Diversity Innovations Institutional Leadership and Commitment
Diversity Digest Volume 10, Number 2

Diversity Digest
Volume 10,
Number 2
(2007)

Download our print issue (PDF)
Institutional Leadership and Commitment
Diversity and Learning: “A Defining Moment”
Institutional Diversity in a New Nation: Lessons Lived, Lessons Learned
The Pedagogy of Sentipensante: Recasting Institutional Core Agreements
Transforming Our Institutions for the Twenty-first Century: The Role of the Chief Diversity Officer
Creating Institutional Transformation Using the Equity Scorecard
Curricular Transformation
Service Learning, Multicultural Education, and the Core Curriculum:
A Model for Institutional Change
Drop It Like It’s Hot! Hip-Hop in the Twenty-First-Century Classroom
A Sustainable Campus-Wide Program for Diversity Curriculum Infusion
Campus-Community Involvement
El Camino Real: Where Culture and Academia Meet
Faculty Involvement
Advancing Diversity through a Framework of Intersectionality: Inclusion of LGBT Issues in Higher Education
Transitioning on Campus: Creating a Welcoming Climate for Transgender People
Complicating Diversity Categories: Jewish Identity in the Classroom
Student Experience
Dealing with Student Resistance: Sources and Strategies
Beyond Tourism: Race, Space, and National Identity in London
Research
Graduate and Professional Degree Attainment for Students of Color
Affordability of Postsecondary Education for Students of Color
Resources
Diversity and Learning Resources

Diversity and Learning: “A Defining Moment”

By Kathryn Peltier Campbell, editor, Diversity Digest

Growth is rarely an easy experience. But it is a necessary dimension of life’s rhythms. In adolescence, confident children transition to insecure young adulthood; they outgrow their clothing, their self-images, sometimes even their bodies. Hermit crabs face a similar challenge: but instead of outgrowing their garments, they outgrow their shells, organic casings that provide shelter under which they can thrive. Children, of course, adjust. So too do hermit crabs—but not without initial discomfort as they shift to more spacious shells.

Caryn McTighe Musil, AAC&U vice president for diversity, equity, and global initiatives, likened diversity practitioners to these hermit crabs as she addressed the 2006 Diversity and Learning conference. Diversity education has outgrown its frameworks. Practitioners hesitate to leave the “structural, political, and intellectual shells” they have so painfully crafted. The diversity movement, Musil says, has reached a “defining moment.” Like hermit crabs, diversity practitioners must choose: remain cramped inside the casements of established structures, or embrace growth and move toward new forms of engagement.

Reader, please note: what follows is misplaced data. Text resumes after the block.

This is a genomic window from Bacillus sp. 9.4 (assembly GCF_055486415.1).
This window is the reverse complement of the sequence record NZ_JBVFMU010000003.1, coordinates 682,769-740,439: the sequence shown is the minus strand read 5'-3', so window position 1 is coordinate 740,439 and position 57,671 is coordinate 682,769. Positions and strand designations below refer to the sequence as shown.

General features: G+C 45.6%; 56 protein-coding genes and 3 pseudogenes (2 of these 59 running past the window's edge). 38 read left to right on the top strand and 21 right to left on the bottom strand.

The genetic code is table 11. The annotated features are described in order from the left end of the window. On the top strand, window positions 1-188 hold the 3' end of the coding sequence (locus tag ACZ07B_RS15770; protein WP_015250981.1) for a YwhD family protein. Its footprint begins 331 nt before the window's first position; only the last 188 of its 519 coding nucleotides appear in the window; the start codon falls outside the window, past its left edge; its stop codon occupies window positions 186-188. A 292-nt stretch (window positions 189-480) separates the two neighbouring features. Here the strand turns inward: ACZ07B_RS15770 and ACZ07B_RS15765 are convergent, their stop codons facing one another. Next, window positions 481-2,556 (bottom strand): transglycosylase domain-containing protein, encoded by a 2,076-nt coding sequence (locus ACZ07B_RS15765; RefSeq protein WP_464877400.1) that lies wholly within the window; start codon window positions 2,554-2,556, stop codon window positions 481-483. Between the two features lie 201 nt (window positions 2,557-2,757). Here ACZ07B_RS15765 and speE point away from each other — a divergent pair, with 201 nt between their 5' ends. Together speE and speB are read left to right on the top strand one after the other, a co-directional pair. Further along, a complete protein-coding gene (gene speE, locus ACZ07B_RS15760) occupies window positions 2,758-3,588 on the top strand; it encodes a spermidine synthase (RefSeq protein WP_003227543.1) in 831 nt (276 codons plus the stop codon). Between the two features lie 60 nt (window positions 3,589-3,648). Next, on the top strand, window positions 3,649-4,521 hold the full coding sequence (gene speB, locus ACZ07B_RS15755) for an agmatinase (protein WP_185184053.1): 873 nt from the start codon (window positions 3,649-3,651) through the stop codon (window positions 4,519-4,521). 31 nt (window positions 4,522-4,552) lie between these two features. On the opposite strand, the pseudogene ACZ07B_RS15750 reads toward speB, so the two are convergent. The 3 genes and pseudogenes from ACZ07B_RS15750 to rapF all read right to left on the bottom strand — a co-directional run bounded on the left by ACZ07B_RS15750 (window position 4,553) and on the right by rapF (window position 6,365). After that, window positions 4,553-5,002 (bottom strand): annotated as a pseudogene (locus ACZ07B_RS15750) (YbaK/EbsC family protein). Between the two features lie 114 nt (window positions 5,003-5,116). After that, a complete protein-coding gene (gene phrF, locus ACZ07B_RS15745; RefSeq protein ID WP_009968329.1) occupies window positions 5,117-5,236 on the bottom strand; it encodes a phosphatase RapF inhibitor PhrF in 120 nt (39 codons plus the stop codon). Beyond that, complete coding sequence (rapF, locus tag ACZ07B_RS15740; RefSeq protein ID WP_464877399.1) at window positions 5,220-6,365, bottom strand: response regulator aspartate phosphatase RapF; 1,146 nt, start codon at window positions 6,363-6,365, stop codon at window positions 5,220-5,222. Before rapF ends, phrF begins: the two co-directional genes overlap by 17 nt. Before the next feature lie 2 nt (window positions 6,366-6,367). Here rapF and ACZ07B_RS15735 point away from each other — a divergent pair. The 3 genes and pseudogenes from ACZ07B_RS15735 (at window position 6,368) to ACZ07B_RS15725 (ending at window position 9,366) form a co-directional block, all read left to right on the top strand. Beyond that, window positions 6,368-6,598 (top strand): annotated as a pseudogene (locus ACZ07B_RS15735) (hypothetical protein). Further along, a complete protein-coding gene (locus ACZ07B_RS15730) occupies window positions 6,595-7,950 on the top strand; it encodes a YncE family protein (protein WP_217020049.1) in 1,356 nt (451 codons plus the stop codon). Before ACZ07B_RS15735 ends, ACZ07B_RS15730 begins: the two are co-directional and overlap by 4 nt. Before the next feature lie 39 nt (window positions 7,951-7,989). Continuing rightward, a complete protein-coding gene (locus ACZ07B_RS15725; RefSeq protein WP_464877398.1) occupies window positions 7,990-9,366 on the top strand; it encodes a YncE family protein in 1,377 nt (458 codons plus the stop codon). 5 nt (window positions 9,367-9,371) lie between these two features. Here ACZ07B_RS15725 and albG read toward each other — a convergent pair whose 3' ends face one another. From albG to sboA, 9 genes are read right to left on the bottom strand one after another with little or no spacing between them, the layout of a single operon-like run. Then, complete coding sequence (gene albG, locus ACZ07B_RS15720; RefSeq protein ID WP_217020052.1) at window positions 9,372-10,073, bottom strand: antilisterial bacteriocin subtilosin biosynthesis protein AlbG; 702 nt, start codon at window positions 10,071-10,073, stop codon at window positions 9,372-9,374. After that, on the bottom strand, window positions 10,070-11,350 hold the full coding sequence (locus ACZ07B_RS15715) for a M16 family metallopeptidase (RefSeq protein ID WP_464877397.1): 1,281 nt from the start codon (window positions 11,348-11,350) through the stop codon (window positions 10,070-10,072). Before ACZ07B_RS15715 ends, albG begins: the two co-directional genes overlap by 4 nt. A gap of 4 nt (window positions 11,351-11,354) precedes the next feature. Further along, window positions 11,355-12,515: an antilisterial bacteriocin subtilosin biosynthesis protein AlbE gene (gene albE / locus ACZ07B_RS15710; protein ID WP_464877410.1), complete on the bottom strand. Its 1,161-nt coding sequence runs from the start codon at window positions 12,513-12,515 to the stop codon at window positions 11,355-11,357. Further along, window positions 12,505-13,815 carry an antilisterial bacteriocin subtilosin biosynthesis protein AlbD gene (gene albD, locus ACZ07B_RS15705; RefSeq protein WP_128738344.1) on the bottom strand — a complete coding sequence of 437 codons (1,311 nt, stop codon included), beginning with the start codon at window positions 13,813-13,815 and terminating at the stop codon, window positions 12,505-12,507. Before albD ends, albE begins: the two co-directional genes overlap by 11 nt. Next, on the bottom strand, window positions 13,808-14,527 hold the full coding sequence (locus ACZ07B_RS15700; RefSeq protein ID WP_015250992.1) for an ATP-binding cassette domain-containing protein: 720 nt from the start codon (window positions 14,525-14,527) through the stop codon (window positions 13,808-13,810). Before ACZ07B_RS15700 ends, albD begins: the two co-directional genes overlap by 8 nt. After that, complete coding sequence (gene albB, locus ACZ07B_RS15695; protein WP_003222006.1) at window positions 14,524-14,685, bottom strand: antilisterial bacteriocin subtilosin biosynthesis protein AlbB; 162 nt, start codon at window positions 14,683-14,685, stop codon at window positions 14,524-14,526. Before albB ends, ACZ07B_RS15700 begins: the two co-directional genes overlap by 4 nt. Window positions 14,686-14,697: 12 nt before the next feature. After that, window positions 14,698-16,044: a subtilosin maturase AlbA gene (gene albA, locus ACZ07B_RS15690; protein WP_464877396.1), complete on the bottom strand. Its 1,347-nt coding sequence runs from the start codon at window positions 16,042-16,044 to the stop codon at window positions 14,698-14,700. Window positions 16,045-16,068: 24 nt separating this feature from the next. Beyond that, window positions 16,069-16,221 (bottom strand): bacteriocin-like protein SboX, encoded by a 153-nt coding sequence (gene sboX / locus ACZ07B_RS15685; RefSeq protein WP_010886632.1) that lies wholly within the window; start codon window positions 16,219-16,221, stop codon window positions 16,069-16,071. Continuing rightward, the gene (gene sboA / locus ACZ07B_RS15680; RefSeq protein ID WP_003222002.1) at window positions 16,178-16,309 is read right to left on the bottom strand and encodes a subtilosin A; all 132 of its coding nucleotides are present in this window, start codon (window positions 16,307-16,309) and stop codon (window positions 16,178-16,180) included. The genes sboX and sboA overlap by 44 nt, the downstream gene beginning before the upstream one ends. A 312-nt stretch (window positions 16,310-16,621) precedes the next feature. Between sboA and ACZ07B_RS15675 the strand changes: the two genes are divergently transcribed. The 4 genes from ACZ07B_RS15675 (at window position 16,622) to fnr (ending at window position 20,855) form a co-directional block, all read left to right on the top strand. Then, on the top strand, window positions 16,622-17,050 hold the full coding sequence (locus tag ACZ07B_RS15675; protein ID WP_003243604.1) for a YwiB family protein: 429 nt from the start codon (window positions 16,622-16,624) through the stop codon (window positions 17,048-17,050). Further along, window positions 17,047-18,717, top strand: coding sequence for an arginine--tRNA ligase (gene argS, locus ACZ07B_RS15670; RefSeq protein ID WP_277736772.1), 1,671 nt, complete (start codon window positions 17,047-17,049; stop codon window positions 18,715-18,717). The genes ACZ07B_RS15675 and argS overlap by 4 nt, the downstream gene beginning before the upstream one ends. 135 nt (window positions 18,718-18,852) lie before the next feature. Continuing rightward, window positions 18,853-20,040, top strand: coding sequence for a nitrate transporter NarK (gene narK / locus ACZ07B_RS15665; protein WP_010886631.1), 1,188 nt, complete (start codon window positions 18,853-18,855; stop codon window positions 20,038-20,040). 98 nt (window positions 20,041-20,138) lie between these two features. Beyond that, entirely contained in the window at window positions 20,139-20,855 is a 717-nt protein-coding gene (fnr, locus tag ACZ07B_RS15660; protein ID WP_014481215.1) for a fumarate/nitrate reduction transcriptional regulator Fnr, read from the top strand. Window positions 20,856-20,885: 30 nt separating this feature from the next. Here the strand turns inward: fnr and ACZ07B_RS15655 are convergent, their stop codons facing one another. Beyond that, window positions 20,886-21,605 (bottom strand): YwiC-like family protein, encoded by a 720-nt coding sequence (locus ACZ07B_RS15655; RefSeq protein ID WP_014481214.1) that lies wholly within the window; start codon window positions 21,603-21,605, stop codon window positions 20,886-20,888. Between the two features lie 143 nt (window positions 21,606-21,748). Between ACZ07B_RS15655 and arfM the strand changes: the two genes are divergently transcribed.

When Musil suggests that diversity educators need to shed their figurative shells, she speaks specifically of three distinct movements within diversity education: U.S. diversity, global learning, and civic engagement. Each movement, she notes, has unique strengths, and each movement has reasonable reservations about collaboration. Individuals in different movements fear that alliances will sap their resources or undercut their missions. In collaboration, however, these movements can create frameworks that are ultimately “more encompassing” than those of any single movement. They can accelerate their collective growth and impact by stepping beyond the casings that have constrained them.

As Musil recalled, diversity education has always been dynamic and evolving. The diversity education movement has, among other things, moved from a desire to advance social justice to seeing diversity as a means to promote academic excellence, civic learning, and engagement. The projects and theories presented at the 2006 Diversity and Learning conference, many of which are revisited in this issue of Diversity Digest, illustrate this process of change and renewal. They also illustrate the need to celebrate what Musil calls the “remarkable even if insufficient progress” diversity educators have made—even as the next generation of diversity education emerges.

Diversity Digest, too, has reached a point of transition. The educational initiatives we have promoted for over a decade have expanded beyond our structural boundaries. The next issue of Diversity Digest will introduce a new format, designed to incorporate the distinct and interrelated movements of civic engagement, global learning, and U.S. diversity. Growth, indeed, is rarely an easy experience—but we believe it will reward us with more spacious architecture for doing our transformative work.

To listen to a podcast of Caryn McTighe Musil’s speech “The Shell Game: Regeneration at the Crossroads,” visit www.aacu.org/Podcast/DL06_podcasts.cfm.

Questions, comments, and suggested resources should be directed to campbell@aacu.org.
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